The optimal parameters for the PMEDM machined die steel shall be identified for both rough and finish cut [27]. The selection of most feasible combination of parameters can be selected by desira- bility study with the help of desirability chart. The combined desir- ability value of 0.872 proves that prediction of the responses will be of less error, since it is very closer to 1. The desirability value of 1 for surface roughness shows that model is best for forecasting the SR where as it is 0.760 for MRR. The desirability chart is shown in figure 6. The optimized results and the predicted response values are shown in figure 7 with the ramp chart.

Table 6 indicates the ideal combination of the considerations for best possible production rate and quality. RSM is used for drawing the combined ideal parametric conditions to obtain the best possi-ble production rate and quality [3]. The confirmation experiment was conducted and the responses were found to be in harmony with the anticipated values. The anticipated MRR and SR were recorded as 0.322714 and 0.2299.

Table 3. Investigational Results

 

 

 

 

0%

 

0.5%

 

1 %

Trail number

Pulse ON Time (µs)

Pulse OFF Time (µs)

Current (ampere)

Material Removal

Rate (g/s)

Surface Roughness

(microns)

Material Removal

Rate (g/s)

Surface Roughness

(microns)

Material Removal

Rate (g/s)

Surface Roughness

(microns)

1

500

40

5

0.092

0.48

0.074

0.25

0.194

0.25

2

500

40

6

0.099

0.48

0.098

0.23

0.207

0.23

3

500

40

7

0.131

0.35

0.134

0.49

0.258

0.28

4

500

50

5

0.088

0.48

0.073

0.33

0.152

0.55

5

500

50

6

0.100

0.3

0.093

0.37

0.256

0.32

6

500

50

7

0.127

0.38

0.113

0.33

0.293

0.35

7

500

60

5

0.097

0.29

0.090

0.34

0.172

0.34

8

500

60

6

0.082

0.35

0.103

0.36

0.196

0.35

9

500

60

7

0.091

0.47

0.126

0.34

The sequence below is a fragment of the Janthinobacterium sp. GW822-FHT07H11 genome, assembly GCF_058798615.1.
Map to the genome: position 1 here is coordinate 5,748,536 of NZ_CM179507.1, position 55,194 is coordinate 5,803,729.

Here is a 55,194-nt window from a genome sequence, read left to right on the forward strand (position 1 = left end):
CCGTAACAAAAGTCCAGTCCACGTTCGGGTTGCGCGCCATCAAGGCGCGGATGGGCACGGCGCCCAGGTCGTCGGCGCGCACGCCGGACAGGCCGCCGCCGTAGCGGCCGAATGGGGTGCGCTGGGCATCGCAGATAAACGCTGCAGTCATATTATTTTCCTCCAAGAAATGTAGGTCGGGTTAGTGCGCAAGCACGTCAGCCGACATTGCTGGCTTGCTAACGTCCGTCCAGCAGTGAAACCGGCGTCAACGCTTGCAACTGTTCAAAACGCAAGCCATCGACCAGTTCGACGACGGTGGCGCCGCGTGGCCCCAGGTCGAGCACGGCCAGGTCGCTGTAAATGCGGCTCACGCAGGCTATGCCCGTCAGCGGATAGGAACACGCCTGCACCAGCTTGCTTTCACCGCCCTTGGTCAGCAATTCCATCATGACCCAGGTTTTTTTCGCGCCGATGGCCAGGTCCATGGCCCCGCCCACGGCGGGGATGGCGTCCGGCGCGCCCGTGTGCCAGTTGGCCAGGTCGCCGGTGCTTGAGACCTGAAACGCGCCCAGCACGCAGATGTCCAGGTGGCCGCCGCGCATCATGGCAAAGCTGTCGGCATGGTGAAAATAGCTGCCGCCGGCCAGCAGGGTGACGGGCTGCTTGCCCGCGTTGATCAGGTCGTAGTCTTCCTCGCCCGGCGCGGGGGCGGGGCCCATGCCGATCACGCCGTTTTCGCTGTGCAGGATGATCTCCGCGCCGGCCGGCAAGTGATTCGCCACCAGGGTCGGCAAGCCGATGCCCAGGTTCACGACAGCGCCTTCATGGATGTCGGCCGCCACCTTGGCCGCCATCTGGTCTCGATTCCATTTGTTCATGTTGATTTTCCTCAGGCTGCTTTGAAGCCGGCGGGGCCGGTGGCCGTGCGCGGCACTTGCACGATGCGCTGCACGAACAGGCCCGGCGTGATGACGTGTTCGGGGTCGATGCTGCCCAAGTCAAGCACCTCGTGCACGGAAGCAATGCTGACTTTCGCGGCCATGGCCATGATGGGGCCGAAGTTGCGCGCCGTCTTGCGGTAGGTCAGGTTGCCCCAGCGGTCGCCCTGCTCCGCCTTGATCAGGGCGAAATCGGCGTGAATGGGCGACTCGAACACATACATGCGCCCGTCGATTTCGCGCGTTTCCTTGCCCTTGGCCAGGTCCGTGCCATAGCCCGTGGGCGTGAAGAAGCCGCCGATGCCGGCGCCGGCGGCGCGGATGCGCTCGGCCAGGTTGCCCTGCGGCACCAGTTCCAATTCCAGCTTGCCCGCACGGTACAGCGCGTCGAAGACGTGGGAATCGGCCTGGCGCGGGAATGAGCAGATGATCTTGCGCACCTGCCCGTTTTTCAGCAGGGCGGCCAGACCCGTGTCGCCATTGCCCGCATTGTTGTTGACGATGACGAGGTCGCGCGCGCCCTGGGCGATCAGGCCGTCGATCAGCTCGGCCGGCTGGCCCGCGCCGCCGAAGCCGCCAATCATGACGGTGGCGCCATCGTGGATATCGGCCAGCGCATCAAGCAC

0.325

0.34

10

600

40

5

0.147

0.23

0.100

0.29

0.148

0.28

11

600

40

6

0.121

0.47

0.092

0.25

0.287

0.25

12

600

40

7

0.157

0.48

0.263

0.39

0.398

0.39

13

600

50

5

0.095

0.34

0.075

0.33

0.140

0.32

14

600

50

6

0.107

0.39

0.118

0.34

0.214

0.33

15

600

50

7

0.135

0.47

0.140

0.26

0.388

0.26

16

600

60

5

0.092

0.44

0.106

0.43

0.237

0.42

17

600

60

6

0.120

0.35

0.112

0.27

0.244

0.27

18

600

60

7

0.154

0.46

0.163

0.24

0.287

0.24

19

700

40

5

0.092

0.49

0.090

0.36

0.177

0.36

20

700

40

6

0.097

0.47

0.085

0.37

0.141

0.33

21

700

40

7

0.123

0.45

0.158

0.32

0.291

0.31

22

700

50

5

0.079

0.46

0.101

0.33

0.239

0.33

23

700

50

6

0.101

0.35

0.106

0.35

0.214

0.27

24

700

50

7

0.127

0.49

0.155

0.27

0.401

0.26

25

700

60

5

0.093

0.39

0.101

0.26

0.239

0.37

26

700

60

6

0.087

0.44

0.100

0.37

0.196

0.34

27

700

60

7

0.143

0.23

0.140

0.34

0.375

0.34

Figure 2. Effect of input parameters over Material Removal Rate

Figure 3. Effect of input parameters on Surface Roughness

Figure 4. Actual (vs) Anticipated Material Removal Rate

Table 4. ANOVA of MRR

Source

Sum of Squares

Degree of Freedom

Mean Square

F value

P value

Status

Model

2.371348

14

0.169382

64.60644

< 0.0001

Significant

A-Pulse ON time

0.002788

1

0.002788

1.063278

0.3062

 

B-Pulse OFF time

5.17E-06

1

5.17E-06

0.001973

0.9647

 

C-Current

0.090869

1

0.090869

34.6595

< 0.0001

 

D-Powder Concentration

0.252278

1

0.252278

96.22488

< 0.0001

 

AB

1.41E-03

1

1.41E-03

0.536712

0.4664

 

AC

0.000491

1

0.000491

0.187468

0.6664

 

AD

9.50E-04

1

9.50E-04

0.362222

0.5493

 

BC

0.001379

1

0.001379

0.525973

0.4708

 

BD

0.002007

1

0.002007

0.765688

0.3847

 

CD

0.028052

1

0.028052

10.69959

0.0017

 

A^2

0.005541

1

0.005541

2.113345

0.1507

 

B^2

0.033986

1

0.033986

12.96306

0.0006

 

C^2

0.093139

1

0.093139

35.52557

< 0.0001

 

D^2

0.233616

1

0.233616

89.10687

< 0.0001

 

Residual

0.175657

67

0.002622

 

 

Total

2.547005

81

 

 

 

Std. Dev.

0.051203

 

R-Squared

 

0.931034

Mean

0.157488

 

Adj R-Squared

 

0.916623

C.V. %

32.51236

 

Pred R-Squared

 

0.904439

PRESS

0.243396

 

Adeq Precision

 

17.797

Table 5. ANOVA for Surface Roughness